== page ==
Tuesday, September 04, 2012

Walter White Wins

The Internet is not lacking for reactions to, parsings of, and discussion about Breaking Bad. So, rather than add to the pile, my thought, after watching the season finale last night, was, not to offer up any kind of season summary or broad reaction piece, but to talk about the one moment from this season that sticks with me.







That moment, in a different way than expected, is the very last moment. After last season’s exploding wheelchair of an ending, I had been expecting some kind of similarly monumental shock here, some moment of unspeakable violence. The season had been charting the depths to which Walter White would descend to achieve his ambitions, and several signs had suggested to me we might find him hitting his nadir by finally bringing the violence he had immersed himself in home to his family. Specifically the way Skylar’s plot had developed—the way they made clear just how toxic the marriage had become, the “suicide attempt,” the setting up of a situation where she had taken Walt’s kids from him—had me thinking Walt would end the season by killing his wife so he could rule his meth empire with his children his once again. Add to that the season-opening flash-forward that showed us that, a year from now, Walt will be desperate and living under an assumed identity (and the fact that, in that flash-forward, Walt had to make his own “52” out of bacon, a task normally attended to by his wife—a further clue to her death! That I was wrong about!), and it was clear that a fall was coming. And, presumably, a violent one.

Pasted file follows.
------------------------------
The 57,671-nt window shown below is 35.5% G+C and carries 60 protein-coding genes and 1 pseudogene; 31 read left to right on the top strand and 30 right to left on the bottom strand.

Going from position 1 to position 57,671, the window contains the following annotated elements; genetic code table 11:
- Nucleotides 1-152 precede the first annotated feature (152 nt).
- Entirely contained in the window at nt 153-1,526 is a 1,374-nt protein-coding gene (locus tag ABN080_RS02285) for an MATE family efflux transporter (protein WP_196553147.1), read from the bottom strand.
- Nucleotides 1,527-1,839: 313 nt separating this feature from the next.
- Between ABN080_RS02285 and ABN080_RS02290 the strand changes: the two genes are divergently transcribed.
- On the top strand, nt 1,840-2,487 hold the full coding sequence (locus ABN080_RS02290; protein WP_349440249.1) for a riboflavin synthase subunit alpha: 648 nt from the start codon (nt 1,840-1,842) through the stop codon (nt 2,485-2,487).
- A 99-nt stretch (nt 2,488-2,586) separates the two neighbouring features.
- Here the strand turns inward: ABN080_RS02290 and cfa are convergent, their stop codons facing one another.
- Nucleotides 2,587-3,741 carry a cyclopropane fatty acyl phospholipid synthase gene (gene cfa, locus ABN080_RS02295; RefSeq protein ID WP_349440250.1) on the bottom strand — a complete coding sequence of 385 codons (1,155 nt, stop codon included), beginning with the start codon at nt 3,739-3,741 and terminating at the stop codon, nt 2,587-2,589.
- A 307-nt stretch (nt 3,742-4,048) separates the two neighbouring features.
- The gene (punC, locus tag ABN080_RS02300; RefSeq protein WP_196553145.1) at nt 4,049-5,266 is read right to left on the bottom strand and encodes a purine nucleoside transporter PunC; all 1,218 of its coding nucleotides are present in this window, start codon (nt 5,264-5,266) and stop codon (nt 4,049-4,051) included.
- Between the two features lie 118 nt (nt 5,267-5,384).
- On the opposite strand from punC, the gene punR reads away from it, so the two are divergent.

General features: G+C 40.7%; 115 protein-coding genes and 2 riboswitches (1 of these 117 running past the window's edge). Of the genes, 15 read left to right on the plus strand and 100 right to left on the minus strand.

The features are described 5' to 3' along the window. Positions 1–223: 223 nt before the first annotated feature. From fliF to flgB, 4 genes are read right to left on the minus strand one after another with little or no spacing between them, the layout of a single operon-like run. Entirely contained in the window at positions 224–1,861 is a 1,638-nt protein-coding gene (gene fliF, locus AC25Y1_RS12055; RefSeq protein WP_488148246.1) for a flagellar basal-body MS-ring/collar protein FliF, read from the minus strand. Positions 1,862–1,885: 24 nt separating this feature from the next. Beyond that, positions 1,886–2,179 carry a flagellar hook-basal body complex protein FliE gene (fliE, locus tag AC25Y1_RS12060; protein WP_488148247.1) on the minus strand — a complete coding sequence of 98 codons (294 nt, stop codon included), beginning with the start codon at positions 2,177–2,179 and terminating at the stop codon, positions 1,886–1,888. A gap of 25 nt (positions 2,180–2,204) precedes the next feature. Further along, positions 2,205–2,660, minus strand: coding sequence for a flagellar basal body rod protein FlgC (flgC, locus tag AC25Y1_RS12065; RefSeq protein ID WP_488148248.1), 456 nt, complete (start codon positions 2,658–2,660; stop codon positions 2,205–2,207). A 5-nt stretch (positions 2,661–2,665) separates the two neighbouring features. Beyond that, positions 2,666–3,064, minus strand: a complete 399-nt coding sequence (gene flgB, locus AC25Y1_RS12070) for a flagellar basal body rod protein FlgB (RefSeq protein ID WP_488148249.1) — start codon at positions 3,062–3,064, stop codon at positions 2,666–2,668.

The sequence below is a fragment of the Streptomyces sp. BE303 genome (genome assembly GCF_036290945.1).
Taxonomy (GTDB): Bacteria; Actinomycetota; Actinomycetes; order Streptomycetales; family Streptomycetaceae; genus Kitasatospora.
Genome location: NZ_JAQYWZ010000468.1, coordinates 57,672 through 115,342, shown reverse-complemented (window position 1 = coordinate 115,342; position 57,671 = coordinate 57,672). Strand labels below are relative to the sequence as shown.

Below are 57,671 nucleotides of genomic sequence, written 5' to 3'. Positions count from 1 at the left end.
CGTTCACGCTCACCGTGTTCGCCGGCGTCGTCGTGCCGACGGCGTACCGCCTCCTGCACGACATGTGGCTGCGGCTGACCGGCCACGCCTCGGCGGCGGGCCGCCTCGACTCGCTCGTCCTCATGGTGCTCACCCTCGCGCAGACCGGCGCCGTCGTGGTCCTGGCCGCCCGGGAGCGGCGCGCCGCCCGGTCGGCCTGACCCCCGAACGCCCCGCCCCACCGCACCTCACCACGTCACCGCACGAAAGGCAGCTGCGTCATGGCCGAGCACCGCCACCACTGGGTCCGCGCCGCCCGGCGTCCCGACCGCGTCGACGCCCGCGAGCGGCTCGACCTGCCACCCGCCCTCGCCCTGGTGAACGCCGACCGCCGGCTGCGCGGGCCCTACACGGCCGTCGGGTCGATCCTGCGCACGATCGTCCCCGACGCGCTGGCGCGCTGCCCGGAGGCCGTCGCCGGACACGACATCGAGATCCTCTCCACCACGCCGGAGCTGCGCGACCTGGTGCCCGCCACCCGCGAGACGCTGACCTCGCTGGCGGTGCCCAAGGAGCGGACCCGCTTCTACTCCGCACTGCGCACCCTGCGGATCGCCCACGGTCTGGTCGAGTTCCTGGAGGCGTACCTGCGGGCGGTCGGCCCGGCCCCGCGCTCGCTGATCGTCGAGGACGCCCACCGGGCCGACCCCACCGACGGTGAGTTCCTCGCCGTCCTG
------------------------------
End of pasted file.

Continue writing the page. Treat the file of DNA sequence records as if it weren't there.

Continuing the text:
What I didn’t foresee (again, because I am dumb) was that what this season was really about was Walter White winning. He gets what he wanted in the end – an empire that he controls and that makes him rich. And what I really didn’t foresee was that he would then become tired of his empire and give it all up to be with his family, now unburdened by his criminal activity. I have no illusions that the marriage is repaired, but that last scene by the pool suggests some kind of happiness, even if it’s a sad and resigned happiness (and, if the cancer has returned, as the doctors' office visit could be suggesting, a short happiness) was his.

 All of which makes that final moment, of Hank finally getting the clue needed to snap everything into place, so devastating. Not violent. At all. But devastating. I knew Walter White was going to fall. We all did, given that flash-forward. But we didn’t know he would win first. And now we are set up for a final eight episodes in which Walter White is found out and, presumably, 15 different varieties of hell break loose.

 Man I can’t wait.

 Until Whenever


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